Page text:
Black Square (2006–) is an ongoing project in which Simon collects objects, documents, and individuals within a black field that has precisely the same measurements as Kazimir Malevich’s 1915 suprematist work of the same name.
Taryn Simon was born in 1975 in New York, where she currently lives and works. Collections include Centre Pompidou, Paris; Tate Modern, London; Museum für Moderne Kunst, Frankfurt am Main, Germany; Los Angeles County Museum of Art; Metropolitan Museum of Art, New York; and Solomon R. Guggenheim Museum, New York. Institutional exhibitions include A Living Man Declared Dead and Other Chapters, Tate Modern, London; Neue Nationalgalerie, Berlin (2011, traveled to Museum of Modern Art, New York; Museum of Contemporary Art, Los Angeles; Corcoran Gallery of Art, Washington, DC; and Ullens Center for Contemporary Art, Beijing, through 2013); Contraband, Centre d’Art Contemporain Genève, Geneva (2011); A Polite Fiction, Fondation Louis Vuitton, Paris (2014); Rear Views, A Star-forming Nebula, and the Office of Foreign Propaganda, Jeu de Paume, Paris (2015); 56th Biennale di Venezia (2015); Action Research / The Stagecraft of Power, Garage Museum of Contemporary Art, Moscow (2016); Galerie Rudolfinum, Prague (2016); A Soldier Is Taught to Bayonet the Enemy and Not Some Undefined Abstraction, Albertinum, Dresden, Germany (2016); An American Index of the Hidden and Unfamiliar, Louisiana Museum of Modern Art, Humlebaek, Denmark (2016–17); An Occupation of Loss, Park Avenue Armory, New York (2016); The Innocents, Guild Hall, East Hampton, NY (2017); Paperwork and the Will of Capital, Musée d’art contemporain de Montréal (2017); Shouting Is Under Calling, Kunstmuseum Luzern, Lucerne, Switzerland (2018); A Cold Hole + Assembled Audience, MASS MoCA, North Adams, MA (2018); and An Occupation of Loss, presented by Artangel, London (2018).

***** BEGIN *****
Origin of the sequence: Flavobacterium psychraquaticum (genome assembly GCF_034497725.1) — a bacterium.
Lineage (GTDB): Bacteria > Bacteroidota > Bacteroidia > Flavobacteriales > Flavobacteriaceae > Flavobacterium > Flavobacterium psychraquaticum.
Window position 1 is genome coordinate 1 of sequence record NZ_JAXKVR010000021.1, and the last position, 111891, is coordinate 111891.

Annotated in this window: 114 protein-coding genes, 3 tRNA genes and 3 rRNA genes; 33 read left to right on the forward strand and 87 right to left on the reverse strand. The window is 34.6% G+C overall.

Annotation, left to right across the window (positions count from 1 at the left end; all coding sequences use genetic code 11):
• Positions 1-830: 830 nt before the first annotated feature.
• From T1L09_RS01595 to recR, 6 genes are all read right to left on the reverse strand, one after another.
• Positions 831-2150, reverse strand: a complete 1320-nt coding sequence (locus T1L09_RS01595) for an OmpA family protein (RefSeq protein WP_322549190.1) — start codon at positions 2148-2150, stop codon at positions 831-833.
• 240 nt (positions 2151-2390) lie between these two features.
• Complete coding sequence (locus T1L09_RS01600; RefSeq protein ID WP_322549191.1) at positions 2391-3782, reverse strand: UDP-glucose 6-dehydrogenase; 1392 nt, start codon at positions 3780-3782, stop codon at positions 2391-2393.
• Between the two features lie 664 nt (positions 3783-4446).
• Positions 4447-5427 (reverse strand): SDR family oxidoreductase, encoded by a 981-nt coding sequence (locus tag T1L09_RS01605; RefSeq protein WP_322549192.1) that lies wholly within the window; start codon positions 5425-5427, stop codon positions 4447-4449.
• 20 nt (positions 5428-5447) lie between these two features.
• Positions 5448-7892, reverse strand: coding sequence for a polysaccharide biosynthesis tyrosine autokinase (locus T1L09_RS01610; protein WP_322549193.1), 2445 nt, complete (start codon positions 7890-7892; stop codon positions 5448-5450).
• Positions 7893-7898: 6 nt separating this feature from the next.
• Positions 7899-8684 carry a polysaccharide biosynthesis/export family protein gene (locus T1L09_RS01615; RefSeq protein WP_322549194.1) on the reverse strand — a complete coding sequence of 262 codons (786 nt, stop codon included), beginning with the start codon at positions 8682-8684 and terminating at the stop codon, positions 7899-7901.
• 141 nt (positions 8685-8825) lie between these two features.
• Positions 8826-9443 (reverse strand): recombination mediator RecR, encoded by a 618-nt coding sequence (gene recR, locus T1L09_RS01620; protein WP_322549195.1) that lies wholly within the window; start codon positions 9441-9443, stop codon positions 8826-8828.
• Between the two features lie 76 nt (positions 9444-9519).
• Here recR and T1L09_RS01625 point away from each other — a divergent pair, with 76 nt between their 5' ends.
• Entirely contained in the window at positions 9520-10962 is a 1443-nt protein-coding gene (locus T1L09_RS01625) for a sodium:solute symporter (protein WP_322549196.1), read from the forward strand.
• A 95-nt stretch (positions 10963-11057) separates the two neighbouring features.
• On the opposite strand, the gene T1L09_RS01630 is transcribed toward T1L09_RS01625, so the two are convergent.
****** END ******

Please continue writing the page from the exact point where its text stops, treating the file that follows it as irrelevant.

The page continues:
Black Square (also known as The Black Square or Malevich's Black Square) is an iconic painting by Kazimir Malevich. The first version was done in 1915. Malevich made four variants of which the last is thought to have been painted during the late 1920s or early 1930s. Black Square was first shown in The Last Futurist Exhibition 0,10 in 1915. The work is frequently invoked by critics, historians, curators, and artists as the "zero point of painting", referring to the painting's historical significance and paraphrasing Malevich.